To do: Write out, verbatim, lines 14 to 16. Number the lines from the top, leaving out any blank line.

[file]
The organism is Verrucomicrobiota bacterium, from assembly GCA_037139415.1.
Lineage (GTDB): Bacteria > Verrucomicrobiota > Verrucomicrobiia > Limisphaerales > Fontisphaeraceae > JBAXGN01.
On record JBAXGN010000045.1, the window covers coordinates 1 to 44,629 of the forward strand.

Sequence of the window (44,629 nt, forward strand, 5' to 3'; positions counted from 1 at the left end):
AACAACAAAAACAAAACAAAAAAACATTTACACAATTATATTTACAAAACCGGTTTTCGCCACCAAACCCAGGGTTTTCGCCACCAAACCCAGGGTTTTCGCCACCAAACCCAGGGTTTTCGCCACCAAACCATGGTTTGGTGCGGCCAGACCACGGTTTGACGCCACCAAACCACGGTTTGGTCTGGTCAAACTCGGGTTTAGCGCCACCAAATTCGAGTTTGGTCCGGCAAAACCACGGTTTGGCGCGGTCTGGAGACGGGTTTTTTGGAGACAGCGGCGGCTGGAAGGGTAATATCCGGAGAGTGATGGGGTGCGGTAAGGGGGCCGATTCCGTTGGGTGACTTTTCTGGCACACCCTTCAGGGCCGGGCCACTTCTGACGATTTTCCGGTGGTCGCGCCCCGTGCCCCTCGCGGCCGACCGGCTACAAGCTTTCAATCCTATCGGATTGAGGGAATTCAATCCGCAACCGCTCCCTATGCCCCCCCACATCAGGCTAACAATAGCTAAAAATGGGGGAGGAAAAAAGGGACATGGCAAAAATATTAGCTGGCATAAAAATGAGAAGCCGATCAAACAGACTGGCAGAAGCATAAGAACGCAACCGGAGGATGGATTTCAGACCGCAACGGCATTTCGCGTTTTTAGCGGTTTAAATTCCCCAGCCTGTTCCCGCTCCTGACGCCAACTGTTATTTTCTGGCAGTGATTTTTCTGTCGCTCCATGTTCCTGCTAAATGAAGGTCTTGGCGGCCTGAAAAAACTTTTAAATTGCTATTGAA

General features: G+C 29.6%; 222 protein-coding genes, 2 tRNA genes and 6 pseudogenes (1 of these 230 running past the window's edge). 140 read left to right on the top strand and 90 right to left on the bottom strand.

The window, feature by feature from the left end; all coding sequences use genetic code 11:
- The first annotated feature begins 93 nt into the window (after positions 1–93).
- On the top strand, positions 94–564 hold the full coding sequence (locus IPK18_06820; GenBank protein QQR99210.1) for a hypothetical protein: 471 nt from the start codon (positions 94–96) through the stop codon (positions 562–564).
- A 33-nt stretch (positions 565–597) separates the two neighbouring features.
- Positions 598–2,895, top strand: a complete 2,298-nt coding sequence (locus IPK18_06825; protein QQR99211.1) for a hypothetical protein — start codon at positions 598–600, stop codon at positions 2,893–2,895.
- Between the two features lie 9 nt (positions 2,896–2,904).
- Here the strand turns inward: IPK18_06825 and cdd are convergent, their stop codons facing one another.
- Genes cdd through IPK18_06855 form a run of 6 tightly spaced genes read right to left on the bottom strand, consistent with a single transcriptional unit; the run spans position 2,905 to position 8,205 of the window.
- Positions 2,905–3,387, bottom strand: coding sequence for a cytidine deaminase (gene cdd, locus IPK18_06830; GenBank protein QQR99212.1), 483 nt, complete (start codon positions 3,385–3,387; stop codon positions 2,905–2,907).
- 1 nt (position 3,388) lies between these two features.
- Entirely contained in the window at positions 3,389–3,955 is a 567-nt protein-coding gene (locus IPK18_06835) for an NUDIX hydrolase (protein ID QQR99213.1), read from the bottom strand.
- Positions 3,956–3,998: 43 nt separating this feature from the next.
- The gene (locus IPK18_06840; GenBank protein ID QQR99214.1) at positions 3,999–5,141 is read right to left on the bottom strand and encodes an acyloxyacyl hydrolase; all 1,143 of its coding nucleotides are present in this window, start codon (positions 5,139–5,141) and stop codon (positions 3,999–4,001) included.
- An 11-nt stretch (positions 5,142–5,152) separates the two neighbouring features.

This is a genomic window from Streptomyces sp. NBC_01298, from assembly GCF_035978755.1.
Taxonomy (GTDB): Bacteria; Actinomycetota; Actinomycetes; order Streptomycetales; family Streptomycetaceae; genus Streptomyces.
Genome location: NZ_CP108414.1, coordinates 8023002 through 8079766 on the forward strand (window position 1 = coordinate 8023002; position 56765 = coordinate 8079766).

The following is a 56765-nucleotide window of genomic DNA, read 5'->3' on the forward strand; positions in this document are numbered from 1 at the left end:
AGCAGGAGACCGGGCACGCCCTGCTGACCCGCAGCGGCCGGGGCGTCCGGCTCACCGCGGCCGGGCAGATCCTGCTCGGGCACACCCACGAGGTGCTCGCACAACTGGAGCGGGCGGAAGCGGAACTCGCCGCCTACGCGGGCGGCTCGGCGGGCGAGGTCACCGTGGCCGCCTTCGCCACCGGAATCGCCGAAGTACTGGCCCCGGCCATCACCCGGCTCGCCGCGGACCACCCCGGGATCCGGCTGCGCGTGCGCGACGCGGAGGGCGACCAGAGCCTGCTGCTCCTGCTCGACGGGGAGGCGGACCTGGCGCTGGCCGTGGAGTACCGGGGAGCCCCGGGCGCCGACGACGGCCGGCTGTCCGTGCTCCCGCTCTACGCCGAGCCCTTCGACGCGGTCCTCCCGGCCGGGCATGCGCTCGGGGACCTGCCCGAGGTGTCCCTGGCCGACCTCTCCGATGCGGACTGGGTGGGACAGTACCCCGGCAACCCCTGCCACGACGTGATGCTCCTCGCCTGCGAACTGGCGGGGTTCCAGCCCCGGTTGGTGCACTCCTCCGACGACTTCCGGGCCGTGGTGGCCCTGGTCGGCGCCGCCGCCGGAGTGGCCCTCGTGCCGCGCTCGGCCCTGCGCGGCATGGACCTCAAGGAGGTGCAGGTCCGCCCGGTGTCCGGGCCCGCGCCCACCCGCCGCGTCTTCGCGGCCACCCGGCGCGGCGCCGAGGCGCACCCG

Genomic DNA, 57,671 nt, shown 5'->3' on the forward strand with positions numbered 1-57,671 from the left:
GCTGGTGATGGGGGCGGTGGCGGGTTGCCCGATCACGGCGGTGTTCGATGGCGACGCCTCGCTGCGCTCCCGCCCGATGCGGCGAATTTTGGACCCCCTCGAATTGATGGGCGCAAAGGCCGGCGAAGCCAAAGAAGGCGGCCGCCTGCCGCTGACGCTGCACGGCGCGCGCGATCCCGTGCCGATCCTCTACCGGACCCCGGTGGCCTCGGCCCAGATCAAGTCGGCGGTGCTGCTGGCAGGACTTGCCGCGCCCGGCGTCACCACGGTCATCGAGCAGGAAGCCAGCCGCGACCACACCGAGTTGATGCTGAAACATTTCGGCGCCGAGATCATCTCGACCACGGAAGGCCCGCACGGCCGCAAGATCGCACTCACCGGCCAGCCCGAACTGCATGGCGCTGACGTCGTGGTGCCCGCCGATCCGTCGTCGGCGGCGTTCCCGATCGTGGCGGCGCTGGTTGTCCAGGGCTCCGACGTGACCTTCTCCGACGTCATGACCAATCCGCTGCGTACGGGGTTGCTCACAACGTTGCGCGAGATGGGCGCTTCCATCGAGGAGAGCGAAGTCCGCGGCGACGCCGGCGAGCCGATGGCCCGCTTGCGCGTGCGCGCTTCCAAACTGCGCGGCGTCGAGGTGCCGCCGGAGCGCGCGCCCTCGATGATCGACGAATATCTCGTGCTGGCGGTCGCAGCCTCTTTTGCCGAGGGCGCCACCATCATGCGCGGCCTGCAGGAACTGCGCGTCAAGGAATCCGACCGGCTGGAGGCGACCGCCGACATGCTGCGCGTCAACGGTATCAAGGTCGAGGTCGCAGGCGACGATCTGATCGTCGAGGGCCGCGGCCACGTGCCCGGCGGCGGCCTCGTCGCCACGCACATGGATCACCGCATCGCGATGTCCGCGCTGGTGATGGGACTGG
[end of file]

- Genes cdd through IPK18_06855 form a run of 6 tightly spaced genes read right to left on the bottom strand, consistent with a single transcriptional unit; the run spans position 2,905 to position 8,205 of the window.
- Positions 2,905–3,387, bottom strand: coding sequence for a cytidine deaminase (gene cdd, locus IPK18_06830; GenBank protein QQR99212.1), 483 nt, complete (start codon positions 3,385–3,387; stop codon positions 2,905–2,907).
- 1 nt (position 3,388) lies between these two features.